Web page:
2021 journal article

Hyperspectral Imaging Combined with Machine Learning for the Detection of Fusiform Rust Disease Incidence in Loblolly Pine Seedlings

Remote Sensing.

author keywords: plant imaging; computer vision; forestry; disease discrimination; hyperspectral imaging; plant phenotyping; machine learning
TL;DR: This study investigates the use of hyperspectral imaging for the detection of diseased seedlings in loblolly pine using artificial inoculation of seedlings and spectral data from the top half of the stem to build a classification model. (via Semantic Scholar)
UN Sustainable Development Goal Categories
13. Climate Action (Web of Science)
15. Life on Land (Web of Science)
Source: ORCID
Added: September 14, 2021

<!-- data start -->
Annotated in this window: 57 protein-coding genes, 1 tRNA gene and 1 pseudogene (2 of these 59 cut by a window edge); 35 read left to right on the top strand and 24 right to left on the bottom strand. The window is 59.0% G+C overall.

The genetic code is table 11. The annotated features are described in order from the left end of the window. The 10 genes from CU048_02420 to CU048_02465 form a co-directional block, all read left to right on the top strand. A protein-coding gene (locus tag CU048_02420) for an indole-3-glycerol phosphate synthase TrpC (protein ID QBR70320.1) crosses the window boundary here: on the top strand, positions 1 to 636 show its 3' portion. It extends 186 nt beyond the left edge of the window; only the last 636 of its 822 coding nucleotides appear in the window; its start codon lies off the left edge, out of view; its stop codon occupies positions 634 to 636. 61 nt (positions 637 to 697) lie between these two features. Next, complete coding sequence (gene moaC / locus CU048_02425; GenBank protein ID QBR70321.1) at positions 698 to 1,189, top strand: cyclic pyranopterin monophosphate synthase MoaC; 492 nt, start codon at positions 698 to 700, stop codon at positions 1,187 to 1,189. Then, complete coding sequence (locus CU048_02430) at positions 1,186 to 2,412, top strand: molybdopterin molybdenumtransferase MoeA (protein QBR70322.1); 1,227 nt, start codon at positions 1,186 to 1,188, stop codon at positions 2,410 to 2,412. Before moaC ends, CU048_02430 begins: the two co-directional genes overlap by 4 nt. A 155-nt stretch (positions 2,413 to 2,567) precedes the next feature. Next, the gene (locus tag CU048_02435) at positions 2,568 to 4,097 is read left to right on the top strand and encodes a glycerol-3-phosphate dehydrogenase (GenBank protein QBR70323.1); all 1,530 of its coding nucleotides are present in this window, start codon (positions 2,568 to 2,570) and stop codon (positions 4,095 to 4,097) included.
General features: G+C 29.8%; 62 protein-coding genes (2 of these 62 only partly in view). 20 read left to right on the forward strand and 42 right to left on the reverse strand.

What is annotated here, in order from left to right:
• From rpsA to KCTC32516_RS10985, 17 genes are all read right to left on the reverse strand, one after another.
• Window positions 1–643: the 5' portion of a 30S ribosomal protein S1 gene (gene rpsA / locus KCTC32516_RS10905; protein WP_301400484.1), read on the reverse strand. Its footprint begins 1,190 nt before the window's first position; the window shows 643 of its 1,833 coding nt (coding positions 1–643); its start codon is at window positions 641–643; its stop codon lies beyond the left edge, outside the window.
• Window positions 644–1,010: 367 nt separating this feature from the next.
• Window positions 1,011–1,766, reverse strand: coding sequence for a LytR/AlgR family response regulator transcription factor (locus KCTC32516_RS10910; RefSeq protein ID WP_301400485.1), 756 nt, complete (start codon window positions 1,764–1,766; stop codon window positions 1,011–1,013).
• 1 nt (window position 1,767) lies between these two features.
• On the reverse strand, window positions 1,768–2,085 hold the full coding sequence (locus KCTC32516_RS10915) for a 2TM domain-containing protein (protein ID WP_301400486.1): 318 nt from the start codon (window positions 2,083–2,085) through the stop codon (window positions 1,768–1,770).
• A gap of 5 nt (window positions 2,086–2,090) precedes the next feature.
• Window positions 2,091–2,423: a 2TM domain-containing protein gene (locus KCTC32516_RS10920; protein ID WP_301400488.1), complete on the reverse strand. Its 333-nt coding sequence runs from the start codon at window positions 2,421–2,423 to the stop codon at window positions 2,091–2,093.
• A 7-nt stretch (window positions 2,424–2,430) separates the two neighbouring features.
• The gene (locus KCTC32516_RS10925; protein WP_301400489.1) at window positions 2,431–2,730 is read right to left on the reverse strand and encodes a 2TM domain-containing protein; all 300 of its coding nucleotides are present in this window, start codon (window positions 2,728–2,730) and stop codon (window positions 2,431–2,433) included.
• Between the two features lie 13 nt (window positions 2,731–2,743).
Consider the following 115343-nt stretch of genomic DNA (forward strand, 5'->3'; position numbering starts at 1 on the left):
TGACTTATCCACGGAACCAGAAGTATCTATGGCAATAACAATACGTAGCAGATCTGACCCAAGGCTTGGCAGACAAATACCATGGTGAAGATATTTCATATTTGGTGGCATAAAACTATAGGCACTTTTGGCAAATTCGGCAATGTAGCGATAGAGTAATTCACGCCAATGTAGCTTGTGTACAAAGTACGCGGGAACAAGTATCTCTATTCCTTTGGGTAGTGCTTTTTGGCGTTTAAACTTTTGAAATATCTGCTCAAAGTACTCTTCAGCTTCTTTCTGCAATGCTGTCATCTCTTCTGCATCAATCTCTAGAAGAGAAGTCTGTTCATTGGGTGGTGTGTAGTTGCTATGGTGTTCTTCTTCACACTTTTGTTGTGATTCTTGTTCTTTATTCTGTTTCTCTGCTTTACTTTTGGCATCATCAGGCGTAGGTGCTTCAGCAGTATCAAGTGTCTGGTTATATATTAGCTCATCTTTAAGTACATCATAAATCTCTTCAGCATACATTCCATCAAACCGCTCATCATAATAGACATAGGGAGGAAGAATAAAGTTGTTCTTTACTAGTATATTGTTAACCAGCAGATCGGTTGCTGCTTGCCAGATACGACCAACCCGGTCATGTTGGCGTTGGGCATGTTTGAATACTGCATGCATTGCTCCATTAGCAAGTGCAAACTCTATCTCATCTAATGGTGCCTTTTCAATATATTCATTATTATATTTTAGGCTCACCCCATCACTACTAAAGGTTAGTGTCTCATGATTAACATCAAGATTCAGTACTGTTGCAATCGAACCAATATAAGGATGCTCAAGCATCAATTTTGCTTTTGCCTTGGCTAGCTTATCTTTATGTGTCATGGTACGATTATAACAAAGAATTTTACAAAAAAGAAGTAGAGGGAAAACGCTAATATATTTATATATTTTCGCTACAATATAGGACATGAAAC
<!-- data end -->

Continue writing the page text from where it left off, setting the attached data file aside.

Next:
Loblolly pine is an economically important timber species in the United States, with almost 1 billion seedlings produced annually. The most significant disease affecting this species is fusiform rust, caused by Cronartium quercuum f. sp. fusiforme. Testing for disease resistance in the greenhouse involves artificial inoculation of seedlings followed by visual inspection for disease incidence. An automated, high-throughput phenotyping method could improve both the efficiency and accuracy of the disease screening process. This study investigates the use of hyperspectral imaging for the detection of diseased seedlings. A nursery trial comprising families with known in-field rust resistance data was conducted, and the seedlings were artificially inoculated with fungal spores. Hyperspectral images in the visible and near-infrared region (400–1000 nm) were collected six months after inoculation. The disease incidence was scored with traditional methods based on the presence or absence of visible stem galls. The seedlings were segmented from the background by thresholding normalized difference vegetation index (NDVI) images, and the delineation of individual seedlings was achieved through object detection using the Faster RCNN model. Plant parts were subsequently segmented using the DeepLabv3+ model. The trained DeepLabv3+ model for semantic segmentation achieved a pixel accuracy of 0.76 and a mean Intersection over Union (mIoU) of 0.62. Crown pixels were segmented using geometric features. Support vector machine discrimination models were built for classifying the plants into diseased and non-diseased classes based on spectral data, and balanced accuracy values were calculated for the comparison of model performance. Averaged spectra from the whole plant (balanced accuracy = 61%), the crown (61%), the top half of the stem (77%), and the bottom half of the stem (62%) were used. A classification model built using the spectral data from the top half of the stem was found to be the most accurate, and resulted in an area under the receiver operating characteristic curve (AUC) of 0.83.